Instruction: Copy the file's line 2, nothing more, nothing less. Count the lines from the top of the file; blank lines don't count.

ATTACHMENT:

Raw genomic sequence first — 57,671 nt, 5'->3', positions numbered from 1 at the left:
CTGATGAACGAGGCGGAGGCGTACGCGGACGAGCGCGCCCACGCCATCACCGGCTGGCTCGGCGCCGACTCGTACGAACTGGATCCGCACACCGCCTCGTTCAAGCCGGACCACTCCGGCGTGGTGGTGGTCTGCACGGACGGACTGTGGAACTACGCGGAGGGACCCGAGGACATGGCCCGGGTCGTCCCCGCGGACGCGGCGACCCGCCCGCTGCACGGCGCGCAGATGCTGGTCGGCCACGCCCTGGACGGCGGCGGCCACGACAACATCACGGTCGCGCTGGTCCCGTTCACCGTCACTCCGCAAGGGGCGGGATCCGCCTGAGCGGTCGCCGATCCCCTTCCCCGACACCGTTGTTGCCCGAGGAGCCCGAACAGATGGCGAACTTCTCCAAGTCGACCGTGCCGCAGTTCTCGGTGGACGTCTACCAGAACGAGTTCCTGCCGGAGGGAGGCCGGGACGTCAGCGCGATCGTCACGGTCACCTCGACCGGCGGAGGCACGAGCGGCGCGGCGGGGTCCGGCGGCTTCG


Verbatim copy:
CTGATGAACGAGGCGGAGGCGTACGCGGACGAGCGCGCCCACGCCATCACCGGCTGGCTCGGCGCCGACTCGTACGAACTGGATCCGCACACCGCCTCGTTCAAGCCGGACCACTCCGGCGTGGTGGTGGTCTGCACGGACGGACTGTGGAACTACGCGGAGGGACCCGAGGACATGGCCCGGGTCGTCCCCGCGGACGCGGCGACCCGCCCGCTGCACGGCGCGCAGATGCTGGTCGGCCACGCCCTGGACGGCGGCGGCCACGACAACATCACGGTCGCGCTGGTCCCGTTCACCGTCACTCCGCAAGGGGCGGGATCCGCCTGAGCGGTCGCCGATCCCCTTCCCCGACACCGTTGTTGCCCGAGGAGCCCGAACAGATGGCGAACTTCTCCAAGTCGACCGTGCCGCAGTTCTCGGTGGACGTCTACCAGAACGAGTTCCTGCCGGAGGGAGGCCGGGACGTCAGCGCGATCGTCACGGTCACCTCGACCGGCGGAGGCACGAGCGGCGCGGCGGGGTCCGGCGGCTTCG